The Rally's Just Beginning for This Asset Manager

Is American Capital (Nasdaq: ACAS  ) headed higher, or lower? That's the question we ask when we evaluate insider buying and selling. We ask because how executives spend their paychecks is often a reflection of what they think of their companies' prospects.

Of course, not all buys are equal. According to two decades worth of research from Dr. H. Nejat Seyhun compiled in his book Investment Intelligence From Insider Trading, buying is most predictive when it (a) comes from the CEO or other top-level executive, and (b) it's performed in bulk. Seyhun found buys of between 10,000 and 100,000 shares to be most informative.

How do American Capital's managers measure up against Seyhun's benchmarks over the past year? See for yourself:

Insider Rating

Bullish

Recent buy prices above earlier sale prices

Business Description A business development company that provides capital for financings and buyouts
Recent Price $6.27
CAPS Stars (out of 5) ****
Percentage of Shares Owned by Insiders 1.99%
Net Buying (selling)* $70,557
Last Buyer (% increase)

Malon Wilkus, Chairman and CEO

1,700 shares at $5.88 apiece on Sept. 14, 2010

(Increased direct holdings by less than 1%)

Last Seller (% decrease)

Brian Graff, senior managing director

5,184 shares at $5.27 apiece on July 28, 2010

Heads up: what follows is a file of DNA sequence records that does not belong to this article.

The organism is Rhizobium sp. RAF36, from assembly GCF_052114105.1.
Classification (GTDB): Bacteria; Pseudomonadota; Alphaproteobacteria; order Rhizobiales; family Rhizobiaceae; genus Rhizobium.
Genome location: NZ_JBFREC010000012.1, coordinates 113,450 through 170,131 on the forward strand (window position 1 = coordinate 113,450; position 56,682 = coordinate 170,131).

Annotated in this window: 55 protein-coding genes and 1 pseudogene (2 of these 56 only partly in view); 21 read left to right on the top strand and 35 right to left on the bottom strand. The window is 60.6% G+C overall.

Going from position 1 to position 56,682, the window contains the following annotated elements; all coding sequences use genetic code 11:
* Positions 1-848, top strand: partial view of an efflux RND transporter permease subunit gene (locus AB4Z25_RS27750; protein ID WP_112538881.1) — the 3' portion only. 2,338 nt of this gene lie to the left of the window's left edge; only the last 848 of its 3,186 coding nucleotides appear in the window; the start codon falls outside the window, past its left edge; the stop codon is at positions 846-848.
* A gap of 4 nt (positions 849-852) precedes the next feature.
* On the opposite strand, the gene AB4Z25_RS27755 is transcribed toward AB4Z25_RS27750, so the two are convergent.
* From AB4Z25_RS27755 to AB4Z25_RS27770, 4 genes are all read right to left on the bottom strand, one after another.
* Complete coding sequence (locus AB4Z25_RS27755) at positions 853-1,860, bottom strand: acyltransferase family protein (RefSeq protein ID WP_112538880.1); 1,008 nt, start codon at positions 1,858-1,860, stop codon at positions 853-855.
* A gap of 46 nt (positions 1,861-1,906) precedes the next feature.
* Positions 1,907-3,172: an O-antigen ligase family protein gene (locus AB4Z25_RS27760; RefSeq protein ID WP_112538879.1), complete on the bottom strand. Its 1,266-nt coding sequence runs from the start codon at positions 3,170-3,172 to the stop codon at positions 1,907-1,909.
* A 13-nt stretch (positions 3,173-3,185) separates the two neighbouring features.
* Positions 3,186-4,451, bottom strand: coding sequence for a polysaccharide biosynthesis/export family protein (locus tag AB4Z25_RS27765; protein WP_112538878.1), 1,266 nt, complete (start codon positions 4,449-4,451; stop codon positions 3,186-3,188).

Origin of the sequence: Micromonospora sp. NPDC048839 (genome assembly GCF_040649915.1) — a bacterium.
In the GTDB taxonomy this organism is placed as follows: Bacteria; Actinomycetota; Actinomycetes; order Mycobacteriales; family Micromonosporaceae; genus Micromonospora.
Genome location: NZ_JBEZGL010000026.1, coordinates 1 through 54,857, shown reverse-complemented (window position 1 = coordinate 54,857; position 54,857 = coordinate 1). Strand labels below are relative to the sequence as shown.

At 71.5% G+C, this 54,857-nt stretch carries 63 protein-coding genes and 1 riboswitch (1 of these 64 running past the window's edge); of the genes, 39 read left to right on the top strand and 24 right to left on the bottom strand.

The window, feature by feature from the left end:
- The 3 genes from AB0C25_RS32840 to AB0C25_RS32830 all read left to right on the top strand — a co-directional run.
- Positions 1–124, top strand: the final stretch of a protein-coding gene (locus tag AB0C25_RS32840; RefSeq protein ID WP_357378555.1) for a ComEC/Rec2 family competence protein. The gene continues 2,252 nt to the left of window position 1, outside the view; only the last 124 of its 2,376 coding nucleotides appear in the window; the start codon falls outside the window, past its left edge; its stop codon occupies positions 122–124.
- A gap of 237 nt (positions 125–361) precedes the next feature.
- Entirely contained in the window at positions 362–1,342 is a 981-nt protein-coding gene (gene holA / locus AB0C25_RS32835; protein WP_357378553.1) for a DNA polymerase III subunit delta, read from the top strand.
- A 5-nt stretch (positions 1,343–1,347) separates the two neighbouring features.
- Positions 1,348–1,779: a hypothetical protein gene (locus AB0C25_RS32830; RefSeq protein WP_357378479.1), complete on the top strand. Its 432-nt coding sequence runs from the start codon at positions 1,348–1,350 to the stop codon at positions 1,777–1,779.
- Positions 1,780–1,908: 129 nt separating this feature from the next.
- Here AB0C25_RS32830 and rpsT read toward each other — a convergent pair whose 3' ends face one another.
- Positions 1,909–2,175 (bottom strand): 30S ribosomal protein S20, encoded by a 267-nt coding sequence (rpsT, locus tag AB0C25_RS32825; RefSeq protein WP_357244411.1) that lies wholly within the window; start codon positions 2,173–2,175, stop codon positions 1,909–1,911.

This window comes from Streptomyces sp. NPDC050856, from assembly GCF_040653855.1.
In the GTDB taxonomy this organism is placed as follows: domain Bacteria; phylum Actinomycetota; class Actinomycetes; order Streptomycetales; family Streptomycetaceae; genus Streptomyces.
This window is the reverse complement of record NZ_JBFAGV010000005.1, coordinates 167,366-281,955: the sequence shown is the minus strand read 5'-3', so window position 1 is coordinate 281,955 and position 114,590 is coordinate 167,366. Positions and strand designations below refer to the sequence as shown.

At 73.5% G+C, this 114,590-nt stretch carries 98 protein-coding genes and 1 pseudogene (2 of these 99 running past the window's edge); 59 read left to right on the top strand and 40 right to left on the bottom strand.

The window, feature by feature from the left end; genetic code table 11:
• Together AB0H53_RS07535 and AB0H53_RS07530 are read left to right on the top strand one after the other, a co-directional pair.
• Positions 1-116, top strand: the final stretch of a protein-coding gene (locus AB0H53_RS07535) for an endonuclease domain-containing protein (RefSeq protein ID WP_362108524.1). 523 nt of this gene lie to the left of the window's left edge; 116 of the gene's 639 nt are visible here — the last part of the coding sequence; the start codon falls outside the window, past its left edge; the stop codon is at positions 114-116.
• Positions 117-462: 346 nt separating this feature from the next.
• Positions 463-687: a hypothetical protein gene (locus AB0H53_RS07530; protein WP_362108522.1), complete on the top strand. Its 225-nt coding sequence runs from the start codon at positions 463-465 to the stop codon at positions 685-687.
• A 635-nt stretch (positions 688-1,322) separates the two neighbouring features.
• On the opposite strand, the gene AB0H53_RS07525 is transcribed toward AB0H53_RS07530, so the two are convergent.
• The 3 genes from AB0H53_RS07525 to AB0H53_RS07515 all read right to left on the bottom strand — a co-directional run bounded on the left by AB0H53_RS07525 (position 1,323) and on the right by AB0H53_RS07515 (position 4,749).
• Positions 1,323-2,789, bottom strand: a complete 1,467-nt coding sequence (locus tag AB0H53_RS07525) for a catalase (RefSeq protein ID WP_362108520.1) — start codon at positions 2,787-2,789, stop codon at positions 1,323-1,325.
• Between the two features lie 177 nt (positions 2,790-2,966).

(Reduced direct holdings by less than 1%)

Competitors

Ares Capital Corp. (Nasdaq: ARCC  )

Fortress Investment Group (NYSE: FIG  )

MCG Capital Corp. (Nasdaq: MCGC  )

Sources Form 4 Oracle, Capital IQ, and Motley Fool CAPS. (Data current as of Oct. 14.)
*Open market sales and purchases only.

What we're tracking here, and why
Insider buying data can be confusing. Here, I'm concentrating only on buying and selling conducted in the open market. With most of these transactions, insiders control the timing. Other times they're buying or selling under the purview of a 10b5-1 plan. Either way, personal holdings are being bought and sold.

Those personal holdings matter the most -- they're the shares executives hold for investment, rather than compensation. Employee stock options are different; they're compensatory in the purest sense. I've stripped out options-related buying and selling from the calculations you see above.

The Foolish view: bullish
Allow me to admit a bias before we dig further: I'm a former shareholder of American Capital. Like most who've owned the stock anytime during the past three years, I took a loss. So as you might expect, I approached this analysis with skepticism.

Having said that, today's American Capital shows signs of significant improvement. Management has produced a 26.1% return on equity over the trailing 12 months. Book value is on the rise once more. And according to research from LSV Asset Management, the stock has one of the best earnings yields available.